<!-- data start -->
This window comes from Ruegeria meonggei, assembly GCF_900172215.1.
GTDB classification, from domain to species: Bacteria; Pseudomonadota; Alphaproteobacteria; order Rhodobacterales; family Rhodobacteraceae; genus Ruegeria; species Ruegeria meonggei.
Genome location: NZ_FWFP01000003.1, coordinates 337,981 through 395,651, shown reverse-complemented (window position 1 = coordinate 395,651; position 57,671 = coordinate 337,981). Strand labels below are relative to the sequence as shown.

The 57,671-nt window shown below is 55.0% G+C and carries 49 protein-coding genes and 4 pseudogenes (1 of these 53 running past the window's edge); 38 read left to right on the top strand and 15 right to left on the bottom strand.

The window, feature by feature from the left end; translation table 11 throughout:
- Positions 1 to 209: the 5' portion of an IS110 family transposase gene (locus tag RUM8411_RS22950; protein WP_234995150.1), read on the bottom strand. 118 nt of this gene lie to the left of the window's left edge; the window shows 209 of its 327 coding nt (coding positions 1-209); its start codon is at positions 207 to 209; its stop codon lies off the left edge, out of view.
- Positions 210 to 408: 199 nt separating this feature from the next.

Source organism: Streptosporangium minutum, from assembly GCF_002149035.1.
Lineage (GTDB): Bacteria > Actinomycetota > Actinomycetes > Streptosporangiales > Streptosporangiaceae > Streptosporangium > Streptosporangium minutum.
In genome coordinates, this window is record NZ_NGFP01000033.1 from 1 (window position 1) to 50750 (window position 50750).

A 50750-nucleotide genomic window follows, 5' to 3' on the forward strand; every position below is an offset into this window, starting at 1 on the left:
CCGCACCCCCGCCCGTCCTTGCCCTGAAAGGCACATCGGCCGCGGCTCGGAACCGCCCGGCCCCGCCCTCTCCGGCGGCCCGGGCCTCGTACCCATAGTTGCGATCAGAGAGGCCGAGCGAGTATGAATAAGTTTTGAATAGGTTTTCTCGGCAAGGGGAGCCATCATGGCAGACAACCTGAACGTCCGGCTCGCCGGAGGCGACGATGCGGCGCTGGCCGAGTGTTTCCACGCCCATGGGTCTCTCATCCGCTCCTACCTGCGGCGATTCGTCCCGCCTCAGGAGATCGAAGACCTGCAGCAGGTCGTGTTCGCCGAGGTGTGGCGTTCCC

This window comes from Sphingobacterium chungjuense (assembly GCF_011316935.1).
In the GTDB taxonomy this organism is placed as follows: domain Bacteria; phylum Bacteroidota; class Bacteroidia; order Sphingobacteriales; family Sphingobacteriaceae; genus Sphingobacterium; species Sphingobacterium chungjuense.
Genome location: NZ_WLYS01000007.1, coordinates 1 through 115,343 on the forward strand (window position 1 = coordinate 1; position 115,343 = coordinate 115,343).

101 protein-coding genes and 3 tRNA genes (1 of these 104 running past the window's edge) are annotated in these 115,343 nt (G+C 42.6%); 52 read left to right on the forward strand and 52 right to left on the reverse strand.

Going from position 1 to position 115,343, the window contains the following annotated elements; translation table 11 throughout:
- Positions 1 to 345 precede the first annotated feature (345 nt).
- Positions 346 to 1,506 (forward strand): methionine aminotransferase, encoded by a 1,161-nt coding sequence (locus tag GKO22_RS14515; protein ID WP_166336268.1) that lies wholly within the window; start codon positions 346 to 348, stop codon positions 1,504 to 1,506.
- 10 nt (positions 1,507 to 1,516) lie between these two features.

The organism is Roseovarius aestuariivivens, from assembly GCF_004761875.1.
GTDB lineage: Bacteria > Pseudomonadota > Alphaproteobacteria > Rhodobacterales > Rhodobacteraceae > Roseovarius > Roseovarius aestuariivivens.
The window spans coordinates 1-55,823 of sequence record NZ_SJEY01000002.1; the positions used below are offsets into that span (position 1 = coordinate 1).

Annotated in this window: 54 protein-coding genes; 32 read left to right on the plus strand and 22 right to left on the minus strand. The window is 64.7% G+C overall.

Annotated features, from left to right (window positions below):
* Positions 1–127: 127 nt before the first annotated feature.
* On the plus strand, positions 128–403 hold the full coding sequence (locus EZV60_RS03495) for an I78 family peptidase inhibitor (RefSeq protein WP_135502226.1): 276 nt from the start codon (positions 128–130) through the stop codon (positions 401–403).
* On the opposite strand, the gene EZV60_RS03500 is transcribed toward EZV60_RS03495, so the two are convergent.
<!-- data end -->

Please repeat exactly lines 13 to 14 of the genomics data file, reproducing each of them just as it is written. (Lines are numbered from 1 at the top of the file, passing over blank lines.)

This window comes from Sphingobacterium chungjuense (assembly GCF_011316935.1).
In the GTDB taxonomy this organism is placed as follows: domain Bacteria; phylum Bacteroidota; class Bacteroidia; order Sphingobacteriales; family Sphingobacteriaceae; genus Sphingobacterium; species Sphingobacterium chungjuense.